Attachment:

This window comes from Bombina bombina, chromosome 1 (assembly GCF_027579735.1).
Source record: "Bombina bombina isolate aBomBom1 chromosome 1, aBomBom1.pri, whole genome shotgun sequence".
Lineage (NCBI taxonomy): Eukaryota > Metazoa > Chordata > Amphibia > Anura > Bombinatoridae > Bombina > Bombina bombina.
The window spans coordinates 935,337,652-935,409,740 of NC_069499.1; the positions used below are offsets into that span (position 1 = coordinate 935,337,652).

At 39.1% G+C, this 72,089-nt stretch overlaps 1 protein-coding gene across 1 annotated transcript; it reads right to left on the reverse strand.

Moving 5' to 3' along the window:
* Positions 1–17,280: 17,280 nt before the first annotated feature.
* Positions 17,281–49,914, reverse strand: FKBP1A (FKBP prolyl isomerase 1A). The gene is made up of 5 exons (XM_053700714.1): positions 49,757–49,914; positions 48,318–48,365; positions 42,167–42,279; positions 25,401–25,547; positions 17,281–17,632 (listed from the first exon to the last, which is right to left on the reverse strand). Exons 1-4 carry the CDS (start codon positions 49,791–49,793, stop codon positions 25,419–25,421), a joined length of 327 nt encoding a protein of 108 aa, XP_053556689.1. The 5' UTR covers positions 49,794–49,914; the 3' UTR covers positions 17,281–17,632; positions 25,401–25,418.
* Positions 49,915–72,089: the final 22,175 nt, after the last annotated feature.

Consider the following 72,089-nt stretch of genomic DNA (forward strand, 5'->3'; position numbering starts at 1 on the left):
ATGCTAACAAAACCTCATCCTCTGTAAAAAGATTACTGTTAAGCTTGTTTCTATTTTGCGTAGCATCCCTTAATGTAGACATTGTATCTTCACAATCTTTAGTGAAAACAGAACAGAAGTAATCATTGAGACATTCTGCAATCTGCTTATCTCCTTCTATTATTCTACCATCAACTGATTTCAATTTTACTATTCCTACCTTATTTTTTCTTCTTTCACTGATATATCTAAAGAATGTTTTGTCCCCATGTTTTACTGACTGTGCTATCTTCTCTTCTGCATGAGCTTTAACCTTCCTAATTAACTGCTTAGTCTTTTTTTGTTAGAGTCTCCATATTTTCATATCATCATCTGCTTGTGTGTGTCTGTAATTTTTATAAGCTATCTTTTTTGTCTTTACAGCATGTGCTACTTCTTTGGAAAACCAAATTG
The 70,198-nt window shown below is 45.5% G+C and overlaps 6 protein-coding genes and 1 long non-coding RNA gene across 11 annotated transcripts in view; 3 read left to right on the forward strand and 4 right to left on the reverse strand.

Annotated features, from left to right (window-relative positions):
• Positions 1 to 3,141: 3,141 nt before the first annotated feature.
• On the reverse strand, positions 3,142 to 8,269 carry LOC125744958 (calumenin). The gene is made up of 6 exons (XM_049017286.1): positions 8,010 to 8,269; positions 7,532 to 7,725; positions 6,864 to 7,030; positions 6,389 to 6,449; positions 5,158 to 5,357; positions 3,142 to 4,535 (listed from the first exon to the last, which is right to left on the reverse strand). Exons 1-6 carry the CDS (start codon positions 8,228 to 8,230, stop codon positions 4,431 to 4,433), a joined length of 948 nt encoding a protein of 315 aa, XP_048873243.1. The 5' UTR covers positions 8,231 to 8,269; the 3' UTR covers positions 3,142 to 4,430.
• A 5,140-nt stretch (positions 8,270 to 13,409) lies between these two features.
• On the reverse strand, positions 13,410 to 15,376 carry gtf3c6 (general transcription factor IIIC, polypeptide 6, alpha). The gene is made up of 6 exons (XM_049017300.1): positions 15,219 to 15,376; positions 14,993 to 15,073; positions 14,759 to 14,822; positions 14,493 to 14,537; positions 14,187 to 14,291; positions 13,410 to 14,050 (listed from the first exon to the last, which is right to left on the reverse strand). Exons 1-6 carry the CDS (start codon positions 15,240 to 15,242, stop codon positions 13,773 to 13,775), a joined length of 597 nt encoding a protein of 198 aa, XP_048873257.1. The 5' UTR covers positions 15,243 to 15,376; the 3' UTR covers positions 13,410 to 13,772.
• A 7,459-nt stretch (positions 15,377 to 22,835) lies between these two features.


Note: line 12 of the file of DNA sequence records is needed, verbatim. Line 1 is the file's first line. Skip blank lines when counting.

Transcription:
The 70,198-nt window shown below is 45.5% G+C and overlaps 6 protein-coding genes and 1 long non-coding RNA gene across 11 annotated transcripts in view; 3 read left to right on the forward strand and 4 right to left on the reverse strand.